By: Lauren Fabrizio (@lfab12)
After the Parkland, Florida shooting just a couple of weeks ago that resulted in 17 murders, students who lived through the massacre have underscored the importance of more stringent gun control measures. A CNN poll indicates that seven out of ten people support tougher gun control laws after the latest shooting.
By contrast, only 52% of the population favored these restrictions in October. Current events have likewise prompted over twenty companies to abandon their support for the National Rifle Association. Derek Thompson from The Atlantic argues that the mass shooting in Florida has galvanized gun control activists and corporations alike because of the visibility of student support and growing disapproval over the president’s actions. Many of the speakers in this case are not even old enough to vote, making their eloquent arguments more compelling because the public is less likely to accuse them of promoting a particular political agenda.
Activists have been similarly vocal about their disapproval of businesses affiliated with the NRA on Twitter and Facebook, placing more pressure on companies to choose a side in the gun control debate. Corporate social responsibility has increasingly been influenced by boycotts, and a company’s business interests can be compromised if it does not respond quickly enough to the calls of consumers looking to public figures to advocate for social change. Airlines, car rental companies, and banks have withdrawn their support for the organization in light of the current political climate. Thompson makes the distinction that corporations such as MetLife and United Airlines are not turning away NRA members; they are simply terminating discount programs with the NRA. Ruth McCambridge of the Nonprofit Quarterly illustrates the strength of the student-led protests by pointing to FedEx as an example of a company that caused a commotion when it decided to continue to back the NRA.
Corporations faced similar pressure with the controversies surrounding the travel ban, the Paris climate agreement, and Trump’s silence after the far-right demonstrations in Charlottesville. Increasingly negative reactions to Trump’s policies have created a snowball effect where his opposition feels secure in continuing to protest against him and, in this case, groups he supports. Lawmakers quick to offer “thoughts and prayers” without pushing for real political change are perceived as being corrupted by their partnerships with the National Rifle Association. Seventeen-year old shooting survivor Cameron Kasky hopes that recent events will dissuade voters from supporting gun lobbyists in the Senate.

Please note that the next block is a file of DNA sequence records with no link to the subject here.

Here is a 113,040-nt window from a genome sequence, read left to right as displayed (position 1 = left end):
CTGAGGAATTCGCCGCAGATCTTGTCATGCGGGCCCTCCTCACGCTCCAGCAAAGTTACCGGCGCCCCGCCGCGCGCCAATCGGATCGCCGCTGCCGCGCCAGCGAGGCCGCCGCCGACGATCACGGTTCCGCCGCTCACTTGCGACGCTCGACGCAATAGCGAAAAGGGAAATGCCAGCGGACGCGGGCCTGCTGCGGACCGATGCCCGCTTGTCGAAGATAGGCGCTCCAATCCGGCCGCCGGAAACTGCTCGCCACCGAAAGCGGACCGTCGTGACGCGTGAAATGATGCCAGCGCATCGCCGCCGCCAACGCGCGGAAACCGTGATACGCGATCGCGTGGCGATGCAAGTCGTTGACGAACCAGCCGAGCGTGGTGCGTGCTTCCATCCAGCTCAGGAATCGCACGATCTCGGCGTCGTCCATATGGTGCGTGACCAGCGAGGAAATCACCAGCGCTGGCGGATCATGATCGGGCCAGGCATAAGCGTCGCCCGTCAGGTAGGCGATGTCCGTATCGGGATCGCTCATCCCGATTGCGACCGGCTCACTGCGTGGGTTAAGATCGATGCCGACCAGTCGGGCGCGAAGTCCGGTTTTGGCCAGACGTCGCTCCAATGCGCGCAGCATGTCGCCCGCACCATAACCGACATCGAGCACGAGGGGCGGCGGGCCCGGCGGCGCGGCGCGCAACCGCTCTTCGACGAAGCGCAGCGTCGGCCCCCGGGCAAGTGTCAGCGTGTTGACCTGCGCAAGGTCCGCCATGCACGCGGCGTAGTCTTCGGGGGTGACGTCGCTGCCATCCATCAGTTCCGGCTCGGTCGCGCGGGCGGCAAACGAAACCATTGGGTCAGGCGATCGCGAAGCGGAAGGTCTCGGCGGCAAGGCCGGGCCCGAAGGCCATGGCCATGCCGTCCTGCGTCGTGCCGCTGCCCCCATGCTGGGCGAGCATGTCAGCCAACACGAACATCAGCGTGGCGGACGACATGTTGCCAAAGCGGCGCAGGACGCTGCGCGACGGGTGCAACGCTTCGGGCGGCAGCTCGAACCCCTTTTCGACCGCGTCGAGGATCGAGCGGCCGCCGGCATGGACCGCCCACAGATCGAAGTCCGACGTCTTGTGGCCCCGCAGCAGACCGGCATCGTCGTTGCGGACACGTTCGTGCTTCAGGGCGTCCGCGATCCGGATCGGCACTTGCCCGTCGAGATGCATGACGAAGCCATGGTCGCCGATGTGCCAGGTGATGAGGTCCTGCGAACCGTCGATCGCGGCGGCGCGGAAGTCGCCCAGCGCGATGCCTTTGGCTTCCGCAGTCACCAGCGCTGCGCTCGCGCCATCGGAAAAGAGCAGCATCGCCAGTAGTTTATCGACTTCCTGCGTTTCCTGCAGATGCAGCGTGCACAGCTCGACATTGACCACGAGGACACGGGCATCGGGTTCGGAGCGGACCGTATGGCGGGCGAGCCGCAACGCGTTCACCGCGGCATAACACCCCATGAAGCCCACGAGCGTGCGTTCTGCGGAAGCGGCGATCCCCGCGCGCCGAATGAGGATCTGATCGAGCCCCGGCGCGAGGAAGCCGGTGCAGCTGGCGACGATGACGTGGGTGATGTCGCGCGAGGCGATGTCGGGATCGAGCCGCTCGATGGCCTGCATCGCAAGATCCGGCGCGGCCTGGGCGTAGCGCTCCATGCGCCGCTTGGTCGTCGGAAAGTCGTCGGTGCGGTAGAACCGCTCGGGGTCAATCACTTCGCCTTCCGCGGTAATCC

While the case for gun control is strong, the NRA’s supporters are perhaps even more dedicated. It has a massive following of five million members who actively support a pro-gun stance. Consequently, lawmakers associated with the organization are fearful about losing its blessing, and Republican Florida congressman David Jolly serves as an example of the potentially damaging consequences of severing ties with the powerful group. Jolly previously had the NRA’s support during a 2014 election, but lost their backing after the Pulse nightclub shooting in 2016 when he embraced stronger gun control measures that would prevent individuals on terrorist watch lists from buying firearms. The politician speculates that because the nonprofit pulled funding, he lost his second campaign. Ryan Sit from Newsweek offers statistics that further demonstrate why the association is such an intimidating force, disclosing that it spent 35 million on lobbying in 2016, exceeding every other political nonprofit’s spending.
Despite gun sales dropping within the last year, the NRA’s loyal members continue to donate in large numbers. McCambridge additionally notes, however, that these numbers tend to correlate with the success of gun sales, meaning the nonprofit’s finances could still take a downward turn. This could mark a shift in power, as the NRA has often been conceived of as an untouchable entity with enough monetary support to block firearms legislation. Current distrust of the NRA is thus understandable considering it has also contributed over one million in funding to seventeen sitting Senators.
David Jolly suggested that the NRA’s message is still so compelling to supporters because it is clearer than the varied ideas demonstrated by gun control advocates. The NRA presents the abridged message to gun owners that the opposition is looking to strip them of their guns entirely, violating their Second Amendment rights. In spite of gun owners’ anxieties over this possibility, however, many are on the same page as gun control activists when it comes to barring domestic abusers, stalkers, and suspected terrorists from purchasing firearms.
Alarmingly, businesses have been quicker to react to political controversies than the federal government. Calling these corporations “liberal” could be a bit of an overstatement. While many are quick to support liberal ideologies, they also ironically profit from Republican economic practices, including trillion-dollar corporate tax breaks. The NRA believes that these businesses are fearfully reacting to the whims of the public rather than maintaining their integrity. On the contrary, the persistent mass shootings are making gun control an issue that neither side can ignore. This emerging consciousness from activists and businesses about the need for more background checks and safer gun laws provides a necessary counterbalance to the inaction of lawmakers in the White House.